He is Scotland’s national poet, famed for some of the world’s greatest love songs, such as Ae Fond Kiss and My Love Is Like A Red, Red Rose.
But a new BBC Scotland documentary featuring less well known songs and other works by Robert Burns will come with a warning to viewers – because of the shockingly vulgar language they contain.
Inside The Mind Of Robert Burns, which will be shown on the BBC Scotland channel at 10pm on Tuesday, is described by the broadcaster as a “detailed look at the man, rather than the legend” who is celebrated across the world on Burns Night.
Presented by novelist, playwright and performer Alan Bissett, it includes renditions of songs and poems Burns performed in “Gentlemen’s clubs”.
A popular version of Burns’ song Green Grow the Rashes is performed on the programme by award-winning folk singer Robyn Stapleton, but Bisset reveals the former BBC Radio Scotland’s Young Traditional Musician of the Year refused to sing Burns’ bawdy version “because of certain words”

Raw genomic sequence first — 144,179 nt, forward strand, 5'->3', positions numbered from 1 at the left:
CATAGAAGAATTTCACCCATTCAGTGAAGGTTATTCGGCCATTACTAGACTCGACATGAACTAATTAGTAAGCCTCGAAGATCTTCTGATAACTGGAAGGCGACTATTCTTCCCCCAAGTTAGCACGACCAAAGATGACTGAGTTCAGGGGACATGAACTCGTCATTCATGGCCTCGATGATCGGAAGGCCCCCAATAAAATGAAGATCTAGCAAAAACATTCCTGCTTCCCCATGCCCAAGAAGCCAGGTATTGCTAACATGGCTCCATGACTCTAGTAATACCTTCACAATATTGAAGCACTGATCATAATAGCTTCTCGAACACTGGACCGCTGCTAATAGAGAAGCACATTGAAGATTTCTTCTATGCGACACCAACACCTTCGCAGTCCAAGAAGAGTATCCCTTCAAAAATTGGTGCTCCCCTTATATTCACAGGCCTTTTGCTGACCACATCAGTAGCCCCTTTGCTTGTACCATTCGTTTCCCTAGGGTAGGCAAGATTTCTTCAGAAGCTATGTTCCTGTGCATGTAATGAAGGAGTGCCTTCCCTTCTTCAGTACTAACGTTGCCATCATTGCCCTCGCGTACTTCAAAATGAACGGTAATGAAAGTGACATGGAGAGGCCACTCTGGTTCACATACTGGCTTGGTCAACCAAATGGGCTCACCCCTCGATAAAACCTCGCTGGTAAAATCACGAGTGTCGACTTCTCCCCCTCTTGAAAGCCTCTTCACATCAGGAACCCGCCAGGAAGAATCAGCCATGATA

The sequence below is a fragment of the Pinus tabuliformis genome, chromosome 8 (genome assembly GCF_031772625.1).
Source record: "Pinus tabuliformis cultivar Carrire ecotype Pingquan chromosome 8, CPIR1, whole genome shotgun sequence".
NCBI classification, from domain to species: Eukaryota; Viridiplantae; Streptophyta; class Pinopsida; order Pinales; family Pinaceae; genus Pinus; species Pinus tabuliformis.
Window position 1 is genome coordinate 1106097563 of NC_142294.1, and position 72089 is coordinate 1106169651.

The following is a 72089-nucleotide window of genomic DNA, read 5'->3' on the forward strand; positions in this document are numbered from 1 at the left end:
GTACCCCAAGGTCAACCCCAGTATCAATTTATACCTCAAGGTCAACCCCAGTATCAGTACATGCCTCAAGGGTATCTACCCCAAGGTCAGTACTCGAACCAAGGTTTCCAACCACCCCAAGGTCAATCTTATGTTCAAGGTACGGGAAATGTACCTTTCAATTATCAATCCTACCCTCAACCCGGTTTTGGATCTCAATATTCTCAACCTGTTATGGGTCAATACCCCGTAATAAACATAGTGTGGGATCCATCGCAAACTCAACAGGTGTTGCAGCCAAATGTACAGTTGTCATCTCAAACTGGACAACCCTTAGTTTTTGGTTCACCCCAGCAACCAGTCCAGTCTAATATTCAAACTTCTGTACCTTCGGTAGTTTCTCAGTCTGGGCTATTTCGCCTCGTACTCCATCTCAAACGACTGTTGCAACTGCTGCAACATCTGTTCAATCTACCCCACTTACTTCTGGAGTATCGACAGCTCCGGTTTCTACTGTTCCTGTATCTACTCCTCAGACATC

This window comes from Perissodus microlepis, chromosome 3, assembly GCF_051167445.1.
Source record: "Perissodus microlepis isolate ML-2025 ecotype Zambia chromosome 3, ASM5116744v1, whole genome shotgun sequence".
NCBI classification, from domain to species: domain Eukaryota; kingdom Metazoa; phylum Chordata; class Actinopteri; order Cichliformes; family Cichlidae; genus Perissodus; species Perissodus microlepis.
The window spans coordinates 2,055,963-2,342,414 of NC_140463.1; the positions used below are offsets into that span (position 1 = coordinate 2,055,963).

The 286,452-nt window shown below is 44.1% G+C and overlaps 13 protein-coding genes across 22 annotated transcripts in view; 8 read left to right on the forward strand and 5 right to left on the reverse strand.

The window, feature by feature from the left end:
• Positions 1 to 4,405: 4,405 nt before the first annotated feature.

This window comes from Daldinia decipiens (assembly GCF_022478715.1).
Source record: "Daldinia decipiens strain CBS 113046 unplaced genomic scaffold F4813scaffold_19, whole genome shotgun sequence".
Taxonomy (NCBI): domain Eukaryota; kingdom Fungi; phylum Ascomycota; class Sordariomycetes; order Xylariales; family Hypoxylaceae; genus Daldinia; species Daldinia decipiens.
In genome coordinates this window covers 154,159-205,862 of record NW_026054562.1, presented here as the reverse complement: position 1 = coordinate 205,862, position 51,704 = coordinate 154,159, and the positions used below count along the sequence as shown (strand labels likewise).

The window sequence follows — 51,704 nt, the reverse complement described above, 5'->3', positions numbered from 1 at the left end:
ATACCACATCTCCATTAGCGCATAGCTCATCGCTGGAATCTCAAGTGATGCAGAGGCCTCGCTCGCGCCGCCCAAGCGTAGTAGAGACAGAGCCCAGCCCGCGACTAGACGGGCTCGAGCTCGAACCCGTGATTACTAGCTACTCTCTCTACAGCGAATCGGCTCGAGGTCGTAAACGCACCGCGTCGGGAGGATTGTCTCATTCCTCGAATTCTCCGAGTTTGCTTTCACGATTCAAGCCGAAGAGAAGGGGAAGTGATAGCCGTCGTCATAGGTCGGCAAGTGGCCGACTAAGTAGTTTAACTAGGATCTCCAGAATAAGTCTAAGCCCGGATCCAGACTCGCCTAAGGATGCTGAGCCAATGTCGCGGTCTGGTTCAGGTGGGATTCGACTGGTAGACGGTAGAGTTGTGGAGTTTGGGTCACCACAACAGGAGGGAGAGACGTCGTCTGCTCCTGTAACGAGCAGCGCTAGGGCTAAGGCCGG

Instead the less well known song is performed – complete with some very strong language – by actor Andrew Rothney, who played a lead role in 2018’s Mary, Queen Of Scots.
Such verses were collected by Burns in the book The Merry Muses Of Caledonia. First published in 1799, three years after Burns’ death, it was labelled in the 19th Century as “not for maids, ministers or striplings”.
Inside The Mind of Robert Burns is on BBC Scotland, Tuesday, 10pm, and repeated on Saturday at 9.40pm